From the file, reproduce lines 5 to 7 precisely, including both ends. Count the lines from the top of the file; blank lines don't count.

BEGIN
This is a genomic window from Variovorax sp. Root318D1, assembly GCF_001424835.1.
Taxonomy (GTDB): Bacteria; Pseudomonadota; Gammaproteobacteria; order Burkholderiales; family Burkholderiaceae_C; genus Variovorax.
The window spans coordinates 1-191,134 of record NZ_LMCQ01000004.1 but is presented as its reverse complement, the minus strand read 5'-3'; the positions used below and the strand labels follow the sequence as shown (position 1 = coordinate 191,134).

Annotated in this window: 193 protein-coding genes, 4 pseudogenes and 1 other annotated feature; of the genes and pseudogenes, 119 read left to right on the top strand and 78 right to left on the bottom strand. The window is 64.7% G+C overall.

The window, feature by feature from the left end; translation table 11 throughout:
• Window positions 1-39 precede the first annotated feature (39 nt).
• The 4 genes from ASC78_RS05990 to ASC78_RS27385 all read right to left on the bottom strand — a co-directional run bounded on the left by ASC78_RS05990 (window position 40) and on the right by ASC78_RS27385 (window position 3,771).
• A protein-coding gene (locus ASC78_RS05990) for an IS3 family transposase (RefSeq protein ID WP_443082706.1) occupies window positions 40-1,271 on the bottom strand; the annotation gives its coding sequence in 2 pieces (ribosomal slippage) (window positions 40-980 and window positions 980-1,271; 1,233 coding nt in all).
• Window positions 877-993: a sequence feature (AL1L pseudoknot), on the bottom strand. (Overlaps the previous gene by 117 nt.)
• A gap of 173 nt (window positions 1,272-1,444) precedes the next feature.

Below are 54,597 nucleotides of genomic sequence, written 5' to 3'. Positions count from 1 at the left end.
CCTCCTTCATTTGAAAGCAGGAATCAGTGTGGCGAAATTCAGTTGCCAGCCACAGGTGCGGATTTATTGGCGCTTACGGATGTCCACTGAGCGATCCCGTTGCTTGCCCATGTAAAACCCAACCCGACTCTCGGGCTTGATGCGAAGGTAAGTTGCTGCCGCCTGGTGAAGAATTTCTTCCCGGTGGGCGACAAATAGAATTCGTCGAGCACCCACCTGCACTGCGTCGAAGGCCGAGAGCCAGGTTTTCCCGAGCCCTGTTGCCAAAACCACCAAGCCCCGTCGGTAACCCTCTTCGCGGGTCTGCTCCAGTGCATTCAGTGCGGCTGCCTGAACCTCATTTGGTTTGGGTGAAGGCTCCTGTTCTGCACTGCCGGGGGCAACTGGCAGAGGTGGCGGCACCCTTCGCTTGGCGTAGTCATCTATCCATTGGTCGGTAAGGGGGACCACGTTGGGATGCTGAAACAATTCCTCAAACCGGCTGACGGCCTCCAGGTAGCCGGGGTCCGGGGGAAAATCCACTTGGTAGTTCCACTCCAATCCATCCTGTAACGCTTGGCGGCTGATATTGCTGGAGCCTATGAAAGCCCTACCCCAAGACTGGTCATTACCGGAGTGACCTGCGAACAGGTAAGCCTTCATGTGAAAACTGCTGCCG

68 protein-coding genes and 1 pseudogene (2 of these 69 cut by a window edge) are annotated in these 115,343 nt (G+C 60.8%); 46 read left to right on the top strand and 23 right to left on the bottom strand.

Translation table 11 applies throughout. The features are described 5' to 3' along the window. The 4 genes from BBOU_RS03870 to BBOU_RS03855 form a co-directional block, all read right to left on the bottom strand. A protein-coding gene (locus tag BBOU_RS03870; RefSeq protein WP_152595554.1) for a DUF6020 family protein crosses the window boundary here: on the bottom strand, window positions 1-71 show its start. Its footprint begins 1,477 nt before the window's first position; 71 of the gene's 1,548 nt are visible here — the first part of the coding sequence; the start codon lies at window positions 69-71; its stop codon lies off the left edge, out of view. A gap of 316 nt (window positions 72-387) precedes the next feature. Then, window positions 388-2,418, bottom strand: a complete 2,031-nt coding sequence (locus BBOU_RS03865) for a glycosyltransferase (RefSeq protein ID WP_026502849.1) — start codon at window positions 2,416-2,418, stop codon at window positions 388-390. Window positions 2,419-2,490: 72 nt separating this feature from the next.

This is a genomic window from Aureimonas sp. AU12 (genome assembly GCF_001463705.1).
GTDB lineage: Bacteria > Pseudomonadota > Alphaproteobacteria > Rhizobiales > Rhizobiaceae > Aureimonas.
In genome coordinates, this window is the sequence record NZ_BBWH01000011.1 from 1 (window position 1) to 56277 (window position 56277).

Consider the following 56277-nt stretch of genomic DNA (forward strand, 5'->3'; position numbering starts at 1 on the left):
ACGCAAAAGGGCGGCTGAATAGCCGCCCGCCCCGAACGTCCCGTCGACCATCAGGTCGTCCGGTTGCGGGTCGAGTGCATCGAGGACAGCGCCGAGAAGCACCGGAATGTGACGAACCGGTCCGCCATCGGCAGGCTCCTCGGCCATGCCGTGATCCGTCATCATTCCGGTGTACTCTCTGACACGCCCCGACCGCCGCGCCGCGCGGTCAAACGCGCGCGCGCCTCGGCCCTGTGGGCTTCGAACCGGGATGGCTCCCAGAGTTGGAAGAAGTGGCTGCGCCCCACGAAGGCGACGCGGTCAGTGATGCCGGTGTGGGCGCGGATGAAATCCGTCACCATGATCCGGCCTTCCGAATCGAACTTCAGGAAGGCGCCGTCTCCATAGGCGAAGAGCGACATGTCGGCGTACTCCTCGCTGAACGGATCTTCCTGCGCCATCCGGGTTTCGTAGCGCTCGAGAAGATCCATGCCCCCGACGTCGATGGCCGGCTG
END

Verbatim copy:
The window, feature by feature from the left end; translation table 11 throughout:
• Window positions 1-39 precede the first annotated feature (39 nt).
• The 4 genes from ASC78_RS05990 to ASC78_RS27385 all read right to left on the bottom strand — a co-directional run bounded on the left by ASC78_RS05990 (window position 40) and on the right by ASC78_RS27385 (window position 3,771).